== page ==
SOME “FREQUENTLY ASKED QUESTIONS” ABOUT BANKRUPTCY
First, I suggest you watch the bankruptcy videos on this website, if your computer is able to play them. They provide a lot of information and are more interesting than just reading this. However, the material below supplements that video – in plain language.
Keep in mind that although bankruptcy law is federal law and should be consistent throughout the country, because bankruptcy law combines with state law and each federal bankruptcy court has its own local rules and even each individual judge may have his own rules, the way the law is actually applied does vary from state to state, especially when it comes to issues of exempt property and some of the gray areas of the statutes. Therefore, generally, a bankruptcy lawyer from one state should not give advice about the way bankruptcy is practiced in another state unless specifically licensed by that state.
"What is bankruptcy?"
Bankruptcy is a legal right that you have under Federal law to stop or delay creditors from taking all your money and other assets. To qualify, you need to have money troubles - although you don’t need to be totally broke. There are several different types of bankruptcy and you should discuss with your lawyer which type is best for you, or if you should even file for bankruptcy at all. The bankruptcy process is like getting a comprehensive medical exam of all of your finances. You reveal everything you own and everything you owe. Some of your property is considered exempt – beyond the reach of creditors. In some bankruptcies, you pay something back to creditors; in other bankruptcies, you pay nothing back and still get rid of most or all of your debts.
The goal of bankruptcy is to either get you a fresh start, or to set up a manageable payment plan with some tax-free debt forgiveness. The best part of bankruptcy is that a federal judge puts up a large "STOP" sign to stop your creditors from trying to collect the debt or even contact you without special permission and a hearing from the court. BANKRUPTCY IS NOT DEAD – YOU CAN STILL FILE AND GET BENEFITS FROM THE LAW.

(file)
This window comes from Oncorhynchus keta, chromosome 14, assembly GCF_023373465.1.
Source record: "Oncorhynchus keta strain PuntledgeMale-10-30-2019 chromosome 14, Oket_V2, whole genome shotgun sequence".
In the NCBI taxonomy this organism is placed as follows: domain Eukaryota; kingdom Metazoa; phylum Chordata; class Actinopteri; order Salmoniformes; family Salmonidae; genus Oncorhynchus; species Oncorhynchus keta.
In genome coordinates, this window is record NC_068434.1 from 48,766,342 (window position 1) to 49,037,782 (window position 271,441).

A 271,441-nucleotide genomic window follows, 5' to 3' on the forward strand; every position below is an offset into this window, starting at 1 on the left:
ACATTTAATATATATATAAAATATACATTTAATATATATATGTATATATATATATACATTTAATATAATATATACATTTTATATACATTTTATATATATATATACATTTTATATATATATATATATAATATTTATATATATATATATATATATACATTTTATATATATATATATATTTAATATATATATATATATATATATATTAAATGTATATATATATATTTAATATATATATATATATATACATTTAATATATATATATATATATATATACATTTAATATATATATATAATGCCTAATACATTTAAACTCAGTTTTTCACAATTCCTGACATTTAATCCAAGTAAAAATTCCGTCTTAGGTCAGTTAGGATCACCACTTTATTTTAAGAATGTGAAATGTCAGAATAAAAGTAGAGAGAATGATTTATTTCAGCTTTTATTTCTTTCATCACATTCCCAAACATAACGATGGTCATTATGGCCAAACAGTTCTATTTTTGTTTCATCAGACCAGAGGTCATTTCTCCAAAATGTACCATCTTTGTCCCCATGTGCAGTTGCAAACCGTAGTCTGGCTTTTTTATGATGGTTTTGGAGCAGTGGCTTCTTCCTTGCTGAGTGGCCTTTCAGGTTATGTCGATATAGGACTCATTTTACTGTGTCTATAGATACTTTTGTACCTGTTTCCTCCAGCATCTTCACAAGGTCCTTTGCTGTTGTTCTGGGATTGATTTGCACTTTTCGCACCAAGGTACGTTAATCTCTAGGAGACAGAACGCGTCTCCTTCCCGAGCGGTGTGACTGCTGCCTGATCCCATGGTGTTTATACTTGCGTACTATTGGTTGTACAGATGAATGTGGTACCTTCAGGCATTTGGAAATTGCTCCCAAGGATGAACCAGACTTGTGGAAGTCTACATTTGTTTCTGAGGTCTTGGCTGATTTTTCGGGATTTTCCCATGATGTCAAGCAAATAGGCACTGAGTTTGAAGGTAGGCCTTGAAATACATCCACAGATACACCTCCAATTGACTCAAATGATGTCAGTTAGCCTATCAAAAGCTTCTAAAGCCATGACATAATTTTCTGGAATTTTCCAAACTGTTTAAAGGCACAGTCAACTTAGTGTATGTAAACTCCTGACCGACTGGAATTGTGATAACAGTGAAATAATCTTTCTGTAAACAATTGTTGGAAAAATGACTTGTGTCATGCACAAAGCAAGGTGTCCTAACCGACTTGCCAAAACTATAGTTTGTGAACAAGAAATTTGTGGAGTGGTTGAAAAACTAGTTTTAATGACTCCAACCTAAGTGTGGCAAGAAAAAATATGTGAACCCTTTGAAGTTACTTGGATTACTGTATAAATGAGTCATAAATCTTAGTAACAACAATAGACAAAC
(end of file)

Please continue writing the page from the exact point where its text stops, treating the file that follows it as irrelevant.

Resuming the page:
"What does bankruptcy cost?"
Bankruptcy costs vary based on the type and complexity of the case. in my office, legal fees for a Chapter 7 basic consumer case can typically cost anywhere from $1,200 to $2,500.00. Court filing fees are $335, and there are two courses to take - one before you file and one after you file, which usually cost under $20.00 each. Any other expenses (mail, faxes, etc.) are usually charged at cost or a flat rate per piece. By federal law, attorneys who file Chapter 7 must be paid in full before they file, or they are deemed a creditor and the legal fee is discharged with the rest of the debts. Chapter 13 cases are more complex, can take up to five years to complete, and so cost more - my fees are usually between $3,000 to $4,000 - depending on the issues in the case. Unless it's an emergency case, I can take 1/2 up front and payments for the balance within the "plan" (during the case).
"Why should I consider filing bankruptcy?"
First of all, a bankruptcy is usually not as bad as a legal judgment against you. A judgment can stay on your credit record for up to twenty years. A bankruptcy usually is on your credit record for only ten years at most – only two years more than normal bad credit. Once a bankruptcy is behind you, you can begin rebuilding your credit and your life.
Unfortunately, these days, It does not take much to fall behind on your bills. Credit balances can sneak up on you, a late payment may trigger very high interest rates on all your cards, you may have a temporary interruption of income, gotten sick, your employer may have cut back on overtime, school loans may have come out of deferral, you may have guaranteed the debt of a friend or relative who defaulted or refuses to pay, or even marital problems can cause you to suddenly fall behind.
In a normal world, credit card companies and banks would work with you to let you catch up. In the crazy real world, however, these greedy slime take advantage of you and kick you when you are down. They refuse to allow a reasonable payback time or amount, they add outrageous fees and interest rates, they call your house repeatedly at all hours, and they might even call your job. In short, they behave unreasonably and seek to terrorize you into paying their bill at the cost of your health, safety and security. The harder they make it for you to pay back, the higher the bill gets and the more money they make (at least on paper).
Bankruptcy levels the playing field and gives you more control over your life. You get a fresh start, or at least breathing room. It stops the creditor calls in their tracks. It stops the garnishments. Bankruptcy even gives you the right to punish the creditors when they misbehave. Creditors love to talk nasty to you and threaten you, but NONE of them has the guts to talk nasty to or threaten a federal judge. Bankruptcy puts a federal judge in as a guardian to stand between you and your creditors. That makes bankruptcy a powerful tool for debtors.